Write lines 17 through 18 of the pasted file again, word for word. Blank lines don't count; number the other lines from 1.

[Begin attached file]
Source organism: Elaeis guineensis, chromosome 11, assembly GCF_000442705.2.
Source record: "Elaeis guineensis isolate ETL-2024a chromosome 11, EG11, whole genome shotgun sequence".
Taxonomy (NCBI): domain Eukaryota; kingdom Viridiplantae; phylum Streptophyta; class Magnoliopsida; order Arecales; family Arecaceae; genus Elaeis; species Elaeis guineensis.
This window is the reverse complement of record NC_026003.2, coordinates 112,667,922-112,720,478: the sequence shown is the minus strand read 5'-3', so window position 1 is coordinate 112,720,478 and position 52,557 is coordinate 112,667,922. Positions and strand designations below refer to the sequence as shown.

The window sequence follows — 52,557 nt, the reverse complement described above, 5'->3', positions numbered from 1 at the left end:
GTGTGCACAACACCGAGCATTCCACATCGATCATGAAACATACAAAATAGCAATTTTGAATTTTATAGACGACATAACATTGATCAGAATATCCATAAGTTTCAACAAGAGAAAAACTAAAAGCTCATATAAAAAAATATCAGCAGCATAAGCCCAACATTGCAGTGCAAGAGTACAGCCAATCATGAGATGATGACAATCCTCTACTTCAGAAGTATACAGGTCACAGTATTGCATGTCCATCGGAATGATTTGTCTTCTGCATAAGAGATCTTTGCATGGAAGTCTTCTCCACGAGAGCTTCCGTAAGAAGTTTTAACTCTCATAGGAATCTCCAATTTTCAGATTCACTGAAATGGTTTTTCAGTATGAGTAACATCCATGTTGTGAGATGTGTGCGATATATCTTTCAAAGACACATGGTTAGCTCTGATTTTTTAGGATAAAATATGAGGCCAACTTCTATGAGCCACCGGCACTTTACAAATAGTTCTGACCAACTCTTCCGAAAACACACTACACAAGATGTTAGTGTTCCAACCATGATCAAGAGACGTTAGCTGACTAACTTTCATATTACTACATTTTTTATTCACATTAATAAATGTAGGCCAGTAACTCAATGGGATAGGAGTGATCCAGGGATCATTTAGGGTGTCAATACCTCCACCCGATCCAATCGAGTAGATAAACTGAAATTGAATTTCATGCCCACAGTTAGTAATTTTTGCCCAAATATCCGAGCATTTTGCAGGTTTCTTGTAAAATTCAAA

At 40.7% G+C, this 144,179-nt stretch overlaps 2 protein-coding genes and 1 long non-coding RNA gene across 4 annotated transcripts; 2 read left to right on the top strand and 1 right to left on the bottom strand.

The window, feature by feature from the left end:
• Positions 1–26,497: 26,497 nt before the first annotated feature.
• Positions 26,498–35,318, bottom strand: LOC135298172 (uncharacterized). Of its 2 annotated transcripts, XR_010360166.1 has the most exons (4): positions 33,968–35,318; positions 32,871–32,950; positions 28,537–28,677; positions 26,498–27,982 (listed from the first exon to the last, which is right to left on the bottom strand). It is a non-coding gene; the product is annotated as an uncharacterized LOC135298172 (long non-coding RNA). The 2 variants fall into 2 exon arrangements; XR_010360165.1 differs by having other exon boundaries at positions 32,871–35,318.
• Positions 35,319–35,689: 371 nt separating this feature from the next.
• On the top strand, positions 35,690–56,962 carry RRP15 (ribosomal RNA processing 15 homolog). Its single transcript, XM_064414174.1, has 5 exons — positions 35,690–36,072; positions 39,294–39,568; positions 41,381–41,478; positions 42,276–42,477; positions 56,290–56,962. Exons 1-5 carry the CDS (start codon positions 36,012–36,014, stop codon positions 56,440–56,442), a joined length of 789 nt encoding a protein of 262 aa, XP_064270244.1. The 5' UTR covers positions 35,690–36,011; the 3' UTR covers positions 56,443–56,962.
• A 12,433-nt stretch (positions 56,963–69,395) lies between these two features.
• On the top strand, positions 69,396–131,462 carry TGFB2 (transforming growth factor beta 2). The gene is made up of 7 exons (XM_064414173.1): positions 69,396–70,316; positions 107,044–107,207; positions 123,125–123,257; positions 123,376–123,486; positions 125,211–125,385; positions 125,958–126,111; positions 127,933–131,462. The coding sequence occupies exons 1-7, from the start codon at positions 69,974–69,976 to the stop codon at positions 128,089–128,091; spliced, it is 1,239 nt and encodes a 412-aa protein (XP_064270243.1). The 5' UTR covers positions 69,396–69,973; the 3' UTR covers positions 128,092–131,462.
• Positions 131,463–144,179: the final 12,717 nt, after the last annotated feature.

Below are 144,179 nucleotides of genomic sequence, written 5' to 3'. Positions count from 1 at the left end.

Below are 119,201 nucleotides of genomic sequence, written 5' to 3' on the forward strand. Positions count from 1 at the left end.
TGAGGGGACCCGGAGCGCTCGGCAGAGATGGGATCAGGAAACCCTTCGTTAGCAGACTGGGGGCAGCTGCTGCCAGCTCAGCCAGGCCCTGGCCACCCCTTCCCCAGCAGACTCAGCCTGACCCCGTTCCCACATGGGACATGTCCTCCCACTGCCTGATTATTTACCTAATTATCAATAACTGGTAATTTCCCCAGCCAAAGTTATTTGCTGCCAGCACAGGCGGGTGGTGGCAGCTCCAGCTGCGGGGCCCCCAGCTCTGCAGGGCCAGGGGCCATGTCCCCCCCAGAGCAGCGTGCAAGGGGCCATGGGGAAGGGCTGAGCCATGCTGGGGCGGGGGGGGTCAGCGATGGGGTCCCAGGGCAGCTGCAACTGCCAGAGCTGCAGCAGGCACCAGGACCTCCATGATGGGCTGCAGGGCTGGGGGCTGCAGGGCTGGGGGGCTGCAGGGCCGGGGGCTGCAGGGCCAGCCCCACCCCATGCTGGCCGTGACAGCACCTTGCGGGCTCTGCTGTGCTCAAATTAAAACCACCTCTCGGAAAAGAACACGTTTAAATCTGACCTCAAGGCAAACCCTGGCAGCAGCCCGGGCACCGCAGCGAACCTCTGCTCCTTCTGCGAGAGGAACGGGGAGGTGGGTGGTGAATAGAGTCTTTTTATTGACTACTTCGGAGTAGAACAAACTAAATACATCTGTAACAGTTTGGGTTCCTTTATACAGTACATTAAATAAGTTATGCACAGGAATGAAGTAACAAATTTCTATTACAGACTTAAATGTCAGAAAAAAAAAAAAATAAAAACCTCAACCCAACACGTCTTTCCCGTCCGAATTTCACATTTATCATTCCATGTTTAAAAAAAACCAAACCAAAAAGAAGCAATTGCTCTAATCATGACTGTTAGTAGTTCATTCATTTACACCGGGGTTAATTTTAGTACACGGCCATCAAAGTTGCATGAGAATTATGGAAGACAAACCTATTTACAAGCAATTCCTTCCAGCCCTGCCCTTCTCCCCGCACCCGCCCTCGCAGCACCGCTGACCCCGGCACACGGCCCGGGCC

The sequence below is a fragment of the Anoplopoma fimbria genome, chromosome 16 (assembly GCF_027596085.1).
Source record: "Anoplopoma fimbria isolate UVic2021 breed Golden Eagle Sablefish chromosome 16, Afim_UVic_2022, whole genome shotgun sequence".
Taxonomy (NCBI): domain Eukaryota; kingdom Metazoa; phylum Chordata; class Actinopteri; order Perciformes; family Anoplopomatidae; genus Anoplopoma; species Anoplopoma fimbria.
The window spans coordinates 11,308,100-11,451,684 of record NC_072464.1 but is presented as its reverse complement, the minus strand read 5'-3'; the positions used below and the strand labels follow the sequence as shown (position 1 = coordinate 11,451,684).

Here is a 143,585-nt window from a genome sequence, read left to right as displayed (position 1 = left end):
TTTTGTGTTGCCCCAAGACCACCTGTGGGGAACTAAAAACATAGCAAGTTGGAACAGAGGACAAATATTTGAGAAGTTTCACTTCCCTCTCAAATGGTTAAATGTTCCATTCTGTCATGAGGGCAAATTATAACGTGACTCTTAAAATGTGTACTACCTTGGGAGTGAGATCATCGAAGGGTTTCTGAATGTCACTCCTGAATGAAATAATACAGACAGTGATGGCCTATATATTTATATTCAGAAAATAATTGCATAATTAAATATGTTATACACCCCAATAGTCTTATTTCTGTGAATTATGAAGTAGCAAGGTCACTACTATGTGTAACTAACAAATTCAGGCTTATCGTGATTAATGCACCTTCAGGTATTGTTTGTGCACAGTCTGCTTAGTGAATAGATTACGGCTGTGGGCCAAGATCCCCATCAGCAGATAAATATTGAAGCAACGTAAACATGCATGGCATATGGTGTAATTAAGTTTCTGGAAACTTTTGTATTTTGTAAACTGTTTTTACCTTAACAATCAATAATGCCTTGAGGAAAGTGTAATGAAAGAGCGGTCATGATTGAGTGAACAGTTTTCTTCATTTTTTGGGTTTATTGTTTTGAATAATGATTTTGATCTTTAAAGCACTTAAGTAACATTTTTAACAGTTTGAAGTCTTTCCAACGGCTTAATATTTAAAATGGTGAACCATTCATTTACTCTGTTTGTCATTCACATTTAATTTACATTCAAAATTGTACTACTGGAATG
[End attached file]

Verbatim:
Below are 119,201 nucleotides of genomic sequence, written 5' to 3' on the forward strand. Positions count from 1 at the left end.
TGAGGGGACCCGGAGCGCTCGGCAGAGATGGGATCAGGAAACCCTTCGTTAGCAGACTGGGGGCAGCTGCTGCCAGCTCAGCCAGGCCCTGGCCACCCCTTCCCCAGCAGACTCAGCCTGACCCCGTTCCCACATGGGACATGTCCTCCCACTGCCTGATTATTTACCTAATTATCAATAACTGGTAATTTCCCCAGCCAAAGTTATTTGCTGCCAGCACAGGCGGGTGGTGGCAGCTCCAGCTGCGGGGCCCCCAGCTCTGCAGGGCCAGGGGCCATGTCCCCCCCAGAGCAGCGTGCAAGGGGCCATGGGGAAGGGCTGAGCCATGCTGGGGCGGGGGGGGTCAGCGATGGGGTCCCAGGGCAGCTGCAACTGCCAGAGCTGCAGCAGGCACCAGGACCTCCATGATGGGCTGCAGGGCTGGGGGCTGCAGGGCTGGGGGGCTGCAGGGCCGGGGGCTGCAGGGCCAGCCCCACCCCATGCTGGCCGTGACAGCACCTTGCGGGCTCTGCTGTGCTCAAATTAAAACCACCTCTCGGAAAAGAACACGTTTAAATCTGACCTCAAGGCAAACCCTGGCAGCAGCCCGGGCACCGCAGCGAACCTCTGCTCCTTCTGCGAGAGGAACGGGGAGGTGGGTGGTGAATAGAGTCTTTTTATTGACTACTTCGGAGTAGAACAAACTAAATACATCTGTAACAGTTTGGGTTCCTTTATACAGTACATTAAATAAGTTATGCACAGGAATGAAGTAACAAATTTCTATTACAGACTTAAATGTCAGAAAAAAAAAAAAATAAAAACCTCAACCCAACACGTCTTTCCCGTCCGAATTTCACATTTATCATTCCATGTTTAAAAAAAACCAAACCAAAAAGAAGCAATTGCTCTAATCATGACTGTTAGTAGTTCATTCATTTACACCGGGGTTAATTTTAGTACACGGCCATCAAAGTTGCATGAGAATTATGGAAGACAAACCTATTTACAAGCAATTCCTTCCAGCCCTGCCCTTCTCCCCGCACCCGCCCTCGCAGCACCGCTGACCCCGGCACACGGCCCGGGCC